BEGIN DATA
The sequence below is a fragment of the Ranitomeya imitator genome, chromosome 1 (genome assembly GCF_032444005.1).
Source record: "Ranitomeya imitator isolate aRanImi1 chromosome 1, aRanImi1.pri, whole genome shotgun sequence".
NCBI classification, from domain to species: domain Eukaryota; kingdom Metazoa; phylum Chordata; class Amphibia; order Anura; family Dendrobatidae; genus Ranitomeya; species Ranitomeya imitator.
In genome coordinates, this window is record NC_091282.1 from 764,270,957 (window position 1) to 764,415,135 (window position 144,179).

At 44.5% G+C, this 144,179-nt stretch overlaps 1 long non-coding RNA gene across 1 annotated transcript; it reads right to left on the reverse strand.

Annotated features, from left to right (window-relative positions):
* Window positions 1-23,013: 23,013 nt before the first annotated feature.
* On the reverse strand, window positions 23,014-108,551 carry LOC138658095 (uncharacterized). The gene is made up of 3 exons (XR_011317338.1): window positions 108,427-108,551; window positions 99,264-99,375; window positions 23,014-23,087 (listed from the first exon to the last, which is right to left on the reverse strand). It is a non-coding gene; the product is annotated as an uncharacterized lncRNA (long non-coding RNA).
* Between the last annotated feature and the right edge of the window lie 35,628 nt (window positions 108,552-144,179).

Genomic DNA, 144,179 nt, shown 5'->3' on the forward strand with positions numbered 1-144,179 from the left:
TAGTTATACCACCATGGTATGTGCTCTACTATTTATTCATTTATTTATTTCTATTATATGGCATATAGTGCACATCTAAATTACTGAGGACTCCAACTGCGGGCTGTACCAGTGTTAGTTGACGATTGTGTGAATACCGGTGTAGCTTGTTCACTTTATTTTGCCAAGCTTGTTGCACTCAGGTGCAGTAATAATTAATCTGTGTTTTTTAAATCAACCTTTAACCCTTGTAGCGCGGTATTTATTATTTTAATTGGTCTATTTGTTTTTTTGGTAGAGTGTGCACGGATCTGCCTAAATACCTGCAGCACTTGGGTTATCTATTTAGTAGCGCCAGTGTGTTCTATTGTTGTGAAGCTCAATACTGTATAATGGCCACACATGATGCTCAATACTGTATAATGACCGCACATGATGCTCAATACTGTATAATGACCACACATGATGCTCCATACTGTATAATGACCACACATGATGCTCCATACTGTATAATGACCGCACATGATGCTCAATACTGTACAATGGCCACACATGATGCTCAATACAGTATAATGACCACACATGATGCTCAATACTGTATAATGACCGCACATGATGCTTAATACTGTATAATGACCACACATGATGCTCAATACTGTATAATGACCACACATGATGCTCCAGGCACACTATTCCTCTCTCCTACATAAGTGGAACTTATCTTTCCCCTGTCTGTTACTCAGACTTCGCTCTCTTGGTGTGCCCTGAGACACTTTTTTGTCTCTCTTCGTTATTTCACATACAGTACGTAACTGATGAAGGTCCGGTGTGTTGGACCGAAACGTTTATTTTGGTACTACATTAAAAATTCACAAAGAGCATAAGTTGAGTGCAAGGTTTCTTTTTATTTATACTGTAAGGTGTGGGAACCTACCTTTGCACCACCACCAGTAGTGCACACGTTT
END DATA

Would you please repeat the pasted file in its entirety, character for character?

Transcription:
The sequence below is a fragment of the Ranitomeya imitator genome, chromosome 1 (genome assembly GCF_032444005.1).
Source record: "Ranitomeya imitator isolate aRanImi1 chromosome 1, aRanImi1.pri, whole genome shotgun sequence".
NCBI classification, from domain to species: domain Eukaryota; kingdom Metazoa; phylum Chordata; class Amphibia; order Anura; family Dendrobatidae; genus Ranitomeya; species Ranitomeya imitator.
In genome coordinates, this window is record NC_091282.1 from 764,270,957 (window position 1) to 764,415,135 (window position 144,179).

At 44.5% G+C, this 144,179-nt stretch overlaps 1 long non-coding RNA gene across 1 annotated transcript; it reads right to left on the reverse strand.

Annotated features, from left to right (window-relative positions):
* Window positions 1-23,013: 23,013 nt before the first annotated feature.
* On the reverse strand, window positions 23,014-108,551 carry LOC138658095 (uncharacterized). The gene is made up of 3 exons (XR_011317338.1): window positions 108,427-108,551; window positions 99,264-99,375; window positions 23,014-23,087 (listed from the first exon to the last, which is right to left on the reverse strand). It is a non-coding gene; the product is annotated as an uncharacterized lncRNA (long non-coding RNA).
* Between the last annotated feature and the right edge of the window lie 35,628 nt (window positions 108,552-144,179).

Genomic DNA, 144,179 nt, shown 5'->3' on the forward strand with positions numbered 1-144,179 from the left:
TAGTTATACCACCATGGTATGTGCTCTACTATTTATTCATTTATTTATTTCTATTATATGGCATATAGTGCACATCTAAATTACTGAGGACTCCAACTGCGGGCTGTACCAGTGTTAGTTGACGATTGTGTGAATACCGGTGTAGCTTGTTCACTTTATTTTGCCAAGCTTGTTGCACTCAGGTGCAGTAATAATTAATCTGTGTTTTTTAAATCAACCTTTAACCCTTGTAGCGCGGTATTTATTATTTTAATTGGTCTATTTGTTTTTTTGGTAGAGTGTGCACGGATCTGCCTAAATACCTGCAGCACTTGGGTTATCTATTTAGTAGCGCCAGTGTGTTCTATTGTTGTGAAGCTCAATACTGTATAATGGCCACACATGATGCTCAATACTGTATAATGACCGCACATGATGCTCAATACTGTATAATGACCACACATGATGCTCCATACTGTATAATGACCACACATGATGCTCCATACTGTATAATGACCGCACATGATGCTCAATACTGTACAATGGCCACACATGATGCTCAATACAGTATAATGACCACACATGATGCTCAATACTGTATAATGACCGCACATGATGCTTAATACTGTATAATGACCACACATGATGCTCAATACTGTATAATGACCACACATGATGCTCCAGGCACACTATTCCTCTCTCCTACATAAGTGGAACTTATCTTTCCCCTGTCTGTTACTCAGACTTCGCTCTCTTGGTGTGCCCTGAGACACTTTTTTGTCTCTCTTCGTTATTTCACATACAGTACGTAACTGATGAAGGTCCGGTGTGTTGGACCGAAACGTTTATTTTGGTACTACATTAAAAATTCACAAAGAGCATAAGTTGAGTGCAAGGTTTCTTTTTATTTATACTGTAAGGTGTGGGAACCTACCTTTGCACCACCACCAGTAGTGCACACGTTT